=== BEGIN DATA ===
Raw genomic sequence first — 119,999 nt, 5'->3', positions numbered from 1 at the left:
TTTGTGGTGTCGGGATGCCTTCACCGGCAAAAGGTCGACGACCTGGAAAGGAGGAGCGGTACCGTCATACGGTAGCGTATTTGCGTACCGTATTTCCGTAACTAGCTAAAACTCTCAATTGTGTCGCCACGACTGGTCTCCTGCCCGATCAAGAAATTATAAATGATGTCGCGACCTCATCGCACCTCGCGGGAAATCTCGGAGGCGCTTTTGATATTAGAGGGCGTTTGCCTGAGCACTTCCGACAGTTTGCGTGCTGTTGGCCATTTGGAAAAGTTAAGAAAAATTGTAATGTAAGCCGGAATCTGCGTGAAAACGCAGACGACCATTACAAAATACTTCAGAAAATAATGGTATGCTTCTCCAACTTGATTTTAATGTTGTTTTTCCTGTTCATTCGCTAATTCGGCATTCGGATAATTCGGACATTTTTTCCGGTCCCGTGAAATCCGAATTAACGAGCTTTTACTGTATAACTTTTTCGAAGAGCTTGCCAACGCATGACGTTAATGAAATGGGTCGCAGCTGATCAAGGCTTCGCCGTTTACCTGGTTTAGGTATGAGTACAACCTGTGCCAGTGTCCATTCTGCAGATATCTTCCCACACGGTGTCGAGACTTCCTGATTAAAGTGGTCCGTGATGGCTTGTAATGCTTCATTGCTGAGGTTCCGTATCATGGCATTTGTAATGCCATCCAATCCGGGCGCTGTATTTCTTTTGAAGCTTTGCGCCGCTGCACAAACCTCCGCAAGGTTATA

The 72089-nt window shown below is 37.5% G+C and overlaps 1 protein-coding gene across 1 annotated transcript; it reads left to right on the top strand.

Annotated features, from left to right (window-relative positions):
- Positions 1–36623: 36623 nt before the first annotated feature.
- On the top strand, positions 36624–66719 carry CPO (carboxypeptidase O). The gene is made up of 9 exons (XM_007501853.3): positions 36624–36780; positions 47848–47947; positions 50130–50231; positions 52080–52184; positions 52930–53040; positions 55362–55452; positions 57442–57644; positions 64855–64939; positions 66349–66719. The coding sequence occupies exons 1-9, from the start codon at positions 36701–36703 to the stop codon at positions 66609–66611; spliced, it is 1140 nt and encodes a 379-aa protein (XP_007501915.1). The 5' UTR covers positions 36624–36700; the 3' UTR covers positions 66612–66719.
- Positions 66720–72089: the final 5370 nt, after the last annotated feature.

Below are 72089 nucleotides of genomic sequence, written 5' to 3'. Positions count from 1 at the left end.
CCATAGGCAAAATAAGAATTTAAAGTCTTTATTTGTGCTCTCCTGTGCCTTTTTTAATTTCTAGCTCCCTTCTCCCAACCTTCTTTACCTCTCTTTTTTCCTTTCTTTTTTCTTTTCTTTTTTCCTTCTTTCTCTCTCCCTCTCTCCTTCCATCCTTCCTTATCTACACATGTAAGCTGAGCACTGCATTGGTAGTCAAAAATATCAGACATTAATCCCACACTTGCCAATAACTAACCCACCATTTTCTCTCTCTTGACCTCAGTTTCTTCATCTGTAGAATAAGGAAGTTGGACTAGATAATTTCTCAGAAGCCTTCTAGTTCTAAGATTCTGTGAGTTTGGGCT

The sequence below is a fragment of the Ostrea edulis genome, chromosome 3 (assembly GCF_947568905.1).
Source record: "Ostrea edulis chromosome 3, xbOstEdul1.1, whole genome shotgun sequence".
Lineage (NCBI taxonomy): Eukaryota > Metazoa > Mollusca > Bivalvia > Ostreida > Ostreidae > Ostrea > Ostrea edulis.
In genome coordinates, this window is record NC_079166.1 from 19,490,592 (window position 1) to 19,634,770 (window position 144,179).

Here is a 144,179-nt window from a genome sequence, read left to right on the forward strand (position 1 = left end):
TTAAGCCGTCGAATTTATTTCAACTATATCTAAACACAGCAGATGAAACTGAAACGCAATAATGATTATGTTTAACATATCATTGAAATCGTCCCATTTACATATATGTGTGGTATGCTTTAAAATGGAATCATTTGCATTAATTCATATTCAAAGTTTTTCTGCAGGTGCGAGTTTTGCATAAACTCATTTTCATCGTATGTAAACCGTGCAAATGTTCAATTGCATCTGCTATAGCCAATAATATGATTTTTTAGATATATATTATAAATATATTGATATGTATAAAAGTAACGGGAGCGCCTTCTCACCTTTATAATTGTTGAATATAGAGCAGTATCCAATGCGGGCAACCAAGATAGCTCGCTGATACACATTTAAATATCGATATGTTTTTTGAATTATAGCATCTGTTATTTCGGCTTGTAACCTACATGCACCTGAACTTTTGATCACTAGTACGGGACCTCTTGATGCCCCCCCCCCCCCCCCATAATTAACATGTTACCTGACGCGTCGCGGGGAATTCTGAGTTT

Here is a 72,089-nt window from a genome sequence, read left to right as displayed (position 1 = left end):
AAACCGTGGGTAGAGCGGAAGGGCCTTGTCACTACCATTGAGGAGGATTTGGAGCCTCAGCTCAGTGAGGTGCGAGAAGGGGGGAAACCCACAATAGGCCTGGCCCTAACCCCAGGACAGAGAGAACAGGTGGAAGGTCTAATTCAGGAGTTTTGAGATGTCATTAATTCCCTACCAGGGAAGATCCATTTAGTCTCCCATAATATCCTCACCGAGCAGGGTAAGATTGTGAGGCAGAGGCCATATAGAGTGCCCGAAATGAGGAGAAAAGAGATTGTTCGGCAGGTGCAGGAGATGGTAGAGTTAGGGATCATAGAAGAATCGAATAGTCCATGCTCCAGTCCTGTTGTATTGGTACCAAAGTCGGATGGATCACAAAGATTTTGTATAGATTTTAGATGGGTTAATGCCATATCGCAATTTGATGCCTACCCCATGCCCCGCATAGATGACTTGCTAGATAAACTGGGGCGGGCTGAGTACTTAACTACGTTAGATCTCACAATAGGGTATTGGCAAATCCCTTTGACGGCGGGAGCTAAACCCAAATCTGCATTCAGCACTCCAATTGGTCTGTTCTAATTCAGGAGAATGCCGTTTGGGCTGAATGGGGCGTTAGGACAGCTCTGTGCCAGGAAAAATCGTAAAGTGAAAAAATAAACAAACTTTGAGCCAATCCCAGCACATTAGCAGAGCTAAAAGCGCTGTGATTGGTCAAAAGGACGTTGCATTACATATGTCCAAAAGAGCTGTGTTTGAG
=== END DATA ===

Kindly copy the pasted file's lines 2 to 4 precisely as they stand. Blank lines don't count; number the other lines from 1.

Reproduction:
TTTGTGGTGTCGGGATGCCTTCACCGGCAAAAGGTCGACGACCTGGAAAGGAGGAGCGGTACCGTCATACGGTAGCGTATTTGCGTACCGTATTTCCGTAACTAGCTAAAACTCTCAATTGTGTCGCCACGACTGGTCTCCTGCCCGATCAAGAAATTATAAATGATGTCGCGACCTCATCGCACCTCGCGGGAAATCTCGGAGGCGCTTTTGATATTAGAGGGCGTTTGCCTGAGCACTTCCGACAGTTTGCGTGCTGTTGGCCATTTGGAAAAGTTAAGAAAAATTGTAATGTAAGCCGGAATCTGCGTGAAAACGCAGACGACCATTACAAAATACTTCAGAAAATAATGGTATGCTTCTCCAACTTGATTTTAATGTTGTTTTTCCTGTTCATTCGCTAATTCGGCATTCGGATAATTCGGACATTTTTTCCGGTCCCGTGAAATCCGAATTAACGAGCTTTTACTGTATAACTTTTTCGAAGAGCTTGCCAACGCATGACGTTAATGAAATGGGTCGCAGCTGATCAAGGCTTCGCCGTTTACCTGGTTTAGGTATGAGTACAACCTGTGCCAGTGTCCATTCTGCAGATATCTTCCCACACGGTGTCGAGACTTCCTGATTAAAGTGGTCCGTGATGGCTTGTAATGCTTCATTGCTGAGGTTCCGTATCATGGCATTTGTAATGCCATCCAATCCGGGCGCTGTATTTCTTTTGAAGCTTTGCGCCGCTGCACAAACCTCCGCAAGGTTATA

The 72089-nt window shown below is 37.5% G+C and overlaps 1 protein-coding gene across 1 annotated transcript; it reads left to right on the top strand.

Annotated features, from left to right (window-relative positions):